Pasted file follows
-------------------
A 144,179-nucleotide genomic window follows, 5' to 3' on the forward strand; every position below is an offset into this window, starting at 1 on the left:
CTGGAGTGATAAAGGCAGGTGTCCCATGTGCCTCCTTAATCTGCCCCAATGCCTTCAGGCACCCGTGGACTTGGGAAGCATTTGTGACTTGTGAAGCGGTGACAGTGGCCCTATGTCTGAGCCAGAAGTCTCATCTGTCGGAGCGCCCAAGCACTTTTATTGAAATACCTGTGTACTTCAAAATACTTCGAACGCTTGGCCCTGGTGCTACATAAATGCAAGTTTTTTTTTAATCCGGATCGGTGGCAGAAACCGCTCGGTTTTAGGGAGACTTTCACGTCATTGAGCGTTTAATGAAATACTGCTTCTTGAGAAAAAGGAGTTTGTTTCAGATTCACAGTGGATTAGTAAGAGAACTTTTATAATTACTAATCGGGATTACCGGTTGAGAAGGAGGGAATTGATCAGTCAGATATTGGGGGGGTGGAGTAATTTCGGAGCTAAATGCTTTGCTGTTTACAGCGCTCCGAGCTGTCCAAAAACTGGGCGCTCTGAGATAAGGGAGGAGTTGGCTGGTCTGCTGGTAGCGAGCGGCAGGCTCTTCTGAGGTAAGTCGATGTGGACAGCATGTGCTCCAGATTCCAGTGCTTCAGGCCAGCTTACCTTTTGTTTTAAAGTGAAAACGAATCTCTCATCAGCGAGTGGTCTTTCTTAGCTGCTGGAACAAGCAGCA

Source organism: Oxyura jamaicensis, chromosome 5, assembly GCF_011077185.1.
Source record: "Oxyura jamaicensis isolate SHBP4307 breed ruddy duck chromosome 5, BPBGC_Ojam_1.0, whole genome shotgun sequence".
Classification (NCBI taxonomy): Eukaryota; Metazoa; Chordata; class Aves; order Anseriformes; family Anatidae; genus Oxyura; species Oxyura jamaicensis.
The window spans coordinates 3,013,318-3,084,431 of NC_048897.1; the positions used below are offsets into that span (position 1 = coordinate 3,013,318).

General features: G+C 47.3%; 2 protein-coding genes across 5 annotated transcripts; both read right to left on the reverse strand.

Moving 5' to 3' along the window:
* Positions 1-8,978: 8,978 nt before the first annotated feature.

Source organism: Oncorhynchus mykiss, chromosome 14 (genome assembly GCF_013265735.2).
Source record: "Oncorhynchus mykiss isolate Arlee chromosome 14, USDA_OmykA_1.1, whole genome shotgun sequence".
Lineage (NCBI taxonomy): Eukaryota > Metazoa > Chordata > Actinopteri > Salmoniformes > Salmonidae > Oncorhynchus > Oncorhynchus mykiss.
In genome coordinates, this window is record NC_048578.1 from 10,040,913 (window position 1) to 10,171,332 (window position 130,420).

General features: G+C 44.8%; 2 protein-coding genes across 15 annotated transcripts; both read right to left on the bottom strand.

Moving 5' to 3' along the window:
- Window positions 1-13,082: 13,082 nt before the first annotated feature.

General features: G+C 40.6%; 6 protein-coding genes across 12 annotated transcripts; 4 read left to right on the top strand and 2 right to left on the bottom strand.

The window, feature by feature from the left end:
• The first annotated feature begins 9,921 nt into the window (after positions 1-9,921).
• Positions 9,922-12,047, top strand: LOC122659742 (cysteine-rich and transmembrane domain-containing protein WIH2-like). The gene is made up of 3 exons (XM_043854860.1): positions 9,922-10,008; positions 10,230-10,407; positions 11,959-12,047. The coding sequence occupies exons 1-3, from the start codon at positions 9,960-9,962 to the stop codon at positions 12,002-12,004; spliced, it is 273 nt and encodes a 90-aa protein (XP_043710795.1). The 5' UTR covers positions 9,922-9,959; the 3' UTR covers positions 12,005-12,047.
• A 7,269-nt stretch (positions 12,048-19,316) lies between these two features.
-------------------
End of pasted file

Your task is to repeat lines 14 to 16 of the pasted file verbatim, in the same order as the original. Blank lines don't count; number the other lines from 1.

General features: G+C 44.8%; 2 protein-coding genes across 15 annotated transcripts; both read right to left on the bottom strand.

Moving 5' to 3' along the window:
- Window positions 1-13,082: 13,082 nt before the first annotated feature.